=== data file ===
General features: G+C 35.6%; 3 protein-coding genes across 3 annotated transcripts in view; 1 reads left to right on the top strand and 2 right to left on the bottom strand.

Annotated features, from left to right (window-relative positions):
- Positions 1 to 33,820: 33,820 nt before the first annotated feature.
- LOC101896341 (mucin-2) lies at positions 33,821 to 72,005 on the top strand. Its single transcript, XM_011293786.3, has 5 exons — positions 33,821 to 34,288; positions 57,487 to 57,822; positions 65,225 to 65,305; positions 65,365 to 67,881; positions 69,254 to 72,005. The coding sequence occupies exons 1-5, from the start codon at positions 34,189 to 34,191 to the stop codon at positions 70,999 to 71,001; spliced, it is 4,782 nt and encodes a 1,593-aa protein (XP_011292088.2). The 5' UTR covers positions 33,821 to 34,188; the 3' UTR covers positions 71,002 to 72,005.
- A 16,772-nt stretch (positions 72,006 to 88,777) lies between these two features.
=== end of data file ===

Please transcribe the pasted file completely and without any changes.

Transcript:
General features: G+C 35.6%; 3 protein-coding genes across 3 annotated transcripts in view; 1 reads left to right on the top strand and 2 right to left on the bottom strand.

Annotated features, from left to right (window-relative positions):
- Positions 1 to 33,820: 33,820 nt before the first annotated feature.
- LOC101896341 (mucin-2) lies at positions 33,821 to 72,005 on the top strand. Its single transcript, XM_011293786.3, has 5 exons — positions 33,821 to 34,288; positions 57,487 to 57,822; positions 65,225 to 65,305; positions 65,365 to 67,881; positions 69,254 to 72,005. The coding sequence occupies exons 1-5, from the start codon at positions 34,189 to 34,191 to the stop codon at positions 70,999 to 71,001; spliced, it is 4,782 nt and encodes a 1,593-aa protein (XP_011292088.2). The 5' UTR covers positions 33,821 to 34,188; the 3' UTR covers positions 71,002 to 72,005.
- A 16,772-nt stretch (positions 72,006 to 88,777) lies between these two features.